By Wendy Gonyea (Onondaga)
The Haudenosaunee exist and thrive today in pockets on ancestral land. Our occupation predates ‘American History’ as the general public knows it. Our people lived in the hills, trails, forests of Pennsylvania, New York, Canada and much of the woodlands of the northeast of North America. History also reveals how much of Haudenosaunee lands were divided up by newcomers to America. The paths of our ancestors became super highways and canals. Hunting grounds have given way to industry, mills, towns, malls and suburbs. Despite the obvious, the Haudenosaunee still exist, still hunt, plant, and carry on the ancient ceremonies to this day.
We are Haudenosaunee, meaning ‘the People of the Longhouse.’ Some know us as the Iroquois, or Five Nations. We are Mohawk, Oneida, Onondaga, Cayuga and Seneca. Tuscaroras were added in 1722, thus the Six Nations. Our ancestors were unified into a Confederation when our Peacemaker brought a message of unity ‘The Great Law of Peace’ over a thousand years ago. This law became the foundation of democratic principles with a balance of duties among leaders. Chiefs and Clanmothers share duties with specific mandates of governance, ceremonies and communal life.
At the core of this way of life is a Thanksgiving that acknowledges all the elements that sustain us; the trees, grasses, animals, birds, air, sun, moon, stars, rains, the Creator and one another. An oral Thanksgiving is given daily by individuals, and at the beginning and end of all ceremonies, meetings, and other gatherings. The minds of those present are brought together in common thought, a calming reminder of our place in the universe. We are not a force to subjugate others, but a part of this whole life plan to live in balance with the rest of creation. We are to be thankful for our food and waters. This is much like the American holiday of Thanksgiving, but much more frequent.
At Onondaga, my community located minutes south of Syracuse in Central New York State, we just finished six days of ceremony to give Thanksgivings for this year’s Harvest. Each day of the ceremony has an important purpose and follows ancient protocol. During this time, the people gather at our Longhouse, a log building in the heart of our village. During ceremonies individuals give personal Thanksgiving in speeches and songs, babies are named, foods are shared, sacred songs are sung, sacred dances carried on, and our ancient games are played. We use wampum, drums, and rattles in all our ceremonies. Throughout the year we will take this time out from work, school, and other activities to attend and participate. We gather in ceremony when the sap flows from the maple tree in the early spring, when it is time to plant, when the strawberries ripen, when the beans and corn are ready, when harvesting is done, and in the Midwinter. Some of our ceremonies are one day, not six like Harvest. All of the Haudenosaunee communities carry on their ceremonies s handed down to them by their elders, and their elders before them.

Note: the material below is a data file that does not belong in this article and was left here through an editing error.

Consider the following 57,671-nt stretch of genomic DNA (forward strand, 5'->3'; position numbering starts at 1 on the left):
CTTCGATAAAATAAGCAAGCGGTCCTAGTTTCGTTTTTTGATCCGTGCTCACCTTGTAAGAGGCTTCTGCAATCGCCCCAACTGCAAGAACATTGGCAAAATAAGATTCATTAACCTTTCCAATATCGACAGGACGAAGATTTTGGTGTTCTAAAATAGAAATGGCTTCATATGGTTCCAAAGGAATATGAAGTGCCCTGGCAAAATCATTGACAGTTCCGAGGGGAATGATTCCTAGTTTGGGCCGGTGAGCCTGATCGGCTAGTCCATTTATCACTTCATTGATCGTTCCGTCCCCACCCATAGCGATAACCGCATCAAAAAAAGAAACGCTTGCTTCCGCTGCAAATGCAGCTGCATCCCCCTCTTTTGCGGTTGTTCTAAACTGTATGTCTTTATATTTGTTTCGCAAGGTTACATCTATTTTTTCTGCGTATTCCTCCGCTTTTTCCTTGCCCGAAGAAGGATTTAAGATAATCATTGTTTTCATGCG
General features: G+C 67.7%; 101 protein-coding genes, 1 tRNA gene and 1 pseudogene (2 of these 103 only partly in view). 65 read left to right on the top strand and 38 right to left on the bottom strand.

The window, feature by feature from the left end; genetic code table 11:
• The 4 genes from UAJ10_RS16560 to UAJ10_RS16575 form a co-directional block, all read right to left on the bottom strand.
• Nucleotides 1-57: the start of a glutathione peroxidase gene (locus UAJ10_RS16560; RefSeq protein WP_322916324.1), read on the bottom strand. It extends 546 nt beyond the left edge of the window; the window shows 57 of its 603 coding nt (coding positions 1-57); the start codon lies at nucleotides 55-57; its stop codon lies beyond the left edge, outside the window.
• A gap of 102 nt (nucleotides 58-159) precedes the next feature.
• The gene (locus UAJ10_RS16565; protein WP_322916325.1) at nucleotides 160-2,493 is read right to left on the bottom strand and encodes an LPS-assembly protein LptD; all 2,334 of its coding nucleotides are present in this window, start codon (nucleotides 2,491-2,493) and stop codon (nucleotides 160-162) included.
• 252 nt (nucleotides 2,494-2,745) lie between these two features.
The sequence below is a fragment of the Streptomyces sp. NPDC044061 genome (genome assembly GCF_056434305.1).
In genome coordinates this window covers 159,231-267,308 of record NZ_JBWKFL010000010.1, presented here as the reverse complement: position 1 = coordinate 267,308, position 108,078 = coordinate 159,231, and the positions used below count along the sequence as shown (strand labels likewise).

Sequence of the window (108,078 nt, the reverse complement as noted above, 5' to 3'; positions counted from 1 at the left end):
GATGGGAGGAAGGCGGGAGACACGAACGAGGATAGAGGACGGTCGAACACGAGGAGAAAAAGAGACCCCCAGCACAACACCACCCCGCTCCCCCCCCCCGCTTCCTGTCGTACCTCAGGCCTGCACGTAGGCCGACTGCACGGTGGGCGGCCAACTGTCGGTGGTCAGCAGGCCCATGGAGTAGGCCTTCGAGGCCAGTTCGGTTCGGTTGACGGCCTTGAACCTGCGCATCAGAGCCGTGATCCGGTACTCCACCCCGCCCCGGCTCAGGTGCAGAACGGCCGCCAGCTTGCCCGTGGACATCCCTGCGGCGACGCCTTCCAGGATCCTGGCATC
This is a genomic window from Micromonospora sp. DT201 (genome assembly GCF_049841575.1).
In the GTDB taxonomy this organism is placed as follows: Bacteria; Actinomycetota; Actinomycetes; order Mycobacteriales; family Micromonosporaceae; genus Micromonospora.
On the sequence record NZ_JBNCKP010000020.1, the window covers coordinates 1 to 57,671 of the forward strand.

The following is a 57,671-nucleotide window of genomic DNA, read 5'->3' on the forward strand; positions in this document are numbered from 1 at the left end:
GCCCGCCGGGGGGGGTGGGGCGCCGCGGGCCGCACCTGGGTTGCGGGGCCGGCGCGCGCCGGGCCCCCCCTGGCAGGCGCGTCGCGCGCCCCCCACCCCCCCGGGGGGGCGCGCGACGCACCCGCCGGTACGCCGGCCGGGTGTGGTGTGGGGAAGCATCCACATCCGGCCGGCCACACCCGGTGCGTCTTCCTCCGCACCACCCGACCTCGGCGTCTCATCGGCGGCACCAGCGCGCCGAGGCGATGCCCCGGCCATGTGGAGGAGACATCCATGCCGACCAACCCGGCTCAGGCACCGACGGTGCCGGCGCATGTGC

When we are in ceremony at Onondaga, there are no meetings or business events held. This is one of the cultural differences that can be misunderstood by the general public. Our leaders will not be available, or even likely to return a phone call because this time has a spiritual purpose, and they are an integral part of perpetuating our way of life.
The Onondaga Nation is one of the last traditional forms of Indigenous governments continuing to function in the United States. Our leaders are chosen by a system of Clans. We have a Clanmother who works alongside of each Chief. The Clanmother will ‘stand up’ a Chief in a formal ceremony after her clan decides he is capable of leadership. We do not have elections. Our Council of Chiefs sits to discuss and decide every kind of issue, whether it’s a domestic internal issue, or a meeting with state or federal agencies on a government-to-government basis. Our Council must be ‘of one mind,’ or reach a consensus on an issue, for it to be passed, or become law.
We value our system of governance as it has served us well throughout history. Another important aspect of our decision-making process as well as ceremonies they are carried on in our native tongue, in Onondaga language. Today, we work hard to preserve Onondaga, because the English language has permeated all of our lives.
Our people work in many jobs as engineers, teachers, technicians, we constantly adjust to the fast paced world outside of our territory. But we also have an identity stemming from a long line of ancestors, for we are all a part of that way of life that has quietly survived the ages, and we are looking to hold the line for the generations yet coming.
Skä•noñh, that means ‘Peace.’
Originally posted Saturday, October 3, 2009. Updated June 1, 2017, to fix special characters that were appearing as errors.